There’s a photo posted recently in the Incoho restaurant Instagram feed that conjures a different time entirely.
That might seem odd for a dining room that’s been open only a short time — since March 2019 — but given how the world has changed since then, the image feels like forever ago.
The picture shows diners gathered around tables to celebrate opening night at the downtown restaurant owned by young chefs Selah Schmoll and Ray Syegco.
The caption is more of the moment, however. It talks of how 2020 hasn’t been what Schmoll and Syegco expected. But it also expresses gratitude for the support they’ve received and celebrates the 160 Thanksgiving dinners Incoho donated to various charities and first responders.
It’s heartwarming, yet rueful. But mostly it’s reflective of the Niagara College alumni’s goal to run a restaurant that does things differently, from ensuring staff have a work-life balance that eludes many in hospitality to forging close relationships with the community.
Pre-pandemic, Incoho carved a niche with nearby office crowds, serving them their breakfasts and lunches. At night, diners from all over Niagara would show up for communal, single-seating dinners.
Months into the pandemic, Schmoll and Syegco had adapted fully to slower, quieter takeout and patio service while keeping busy with other projects as they adapted to the new reality.
They bought excess food that farmers had grown to sell to restaurants forced to scale back inventory amid pared-down service. Schmoll and Syegco wanted to keep the pipeline open for local suppliers, so instead of putting those harvests on the menu, they turned them into meals for charities and first responders trying to stay afloat themselves in the new reality.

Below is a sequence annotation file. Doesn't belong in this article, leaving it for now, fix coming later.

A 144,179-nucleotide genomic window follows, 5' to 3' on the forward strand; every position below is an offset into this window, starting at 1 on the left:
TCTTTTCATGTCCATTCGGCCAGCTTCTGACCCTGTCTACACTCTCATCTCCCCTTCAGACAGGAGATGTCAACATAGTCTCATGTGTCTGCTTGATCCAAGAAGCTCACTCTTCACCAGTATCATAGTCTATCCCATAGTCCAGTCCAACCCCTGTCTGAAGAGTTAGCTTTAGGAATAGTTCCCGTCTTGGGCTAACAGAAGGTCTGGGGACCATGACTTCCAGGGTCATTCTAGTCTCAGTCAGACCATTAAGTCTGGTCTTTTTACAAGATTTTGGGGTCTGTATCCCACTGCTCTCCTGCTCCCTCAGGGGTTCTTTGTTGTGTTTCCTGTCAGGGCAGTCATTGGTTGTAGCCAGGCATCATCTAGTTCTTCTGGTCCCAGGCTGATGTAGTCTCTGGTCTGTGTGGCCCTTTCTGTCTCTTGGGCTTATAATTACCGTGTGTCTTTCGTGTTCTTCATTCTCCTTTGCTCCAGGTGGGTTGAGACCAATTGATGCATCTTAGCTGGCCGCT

“We can either be negative or adapt. We chose to adapt,” Schmoll said. “We’re still around. It’s just trying our best to make it work.”
That’s meant putting on bake sales and offering all the carbs one could crave during hard times. There are fewer hours devoted to serving breakfast and lunch menus that change regularly, but the patio with new heaters and a covering is open for anyone who gets to Incoho for their morning or midday meals of breakfast sammies with egg, tomato, cheese, choice of bacon and seasonal greens or market bowls starring fresh vegetables and grains.
The dining room is open again, too, though the communal dinners have room for only eight these days instead of the usual 14. As a silver lining, two more courses of high-end comfort food with an intensely seasonal and local flair have been added to the set menu, bumping it to seven plates per person.
Still, the past few months have given the duo and their small team, which they’ve expanded, the chance to experiment in the kitchen. They’ve made their own vinegar, dry-aged meat, helped on the farm that supplies much of their produce and held those massively successful bake sales.
“It’s helped push creativity,” Syegco said. “During the slower periods, we had a lot more time to experiment. Usually when you run a restaurant, you don’t take the time to work on those skills. You have to put in extra time or go in on your day off.”
And then there are those Instagram posts with their nods to normalcy while doing things differently.
“Everything gets talked about in the kitchen. We’re all on the same page so everything’s a lot of fun,” Schmoll said. “The only difference is we slap on a mask every day.”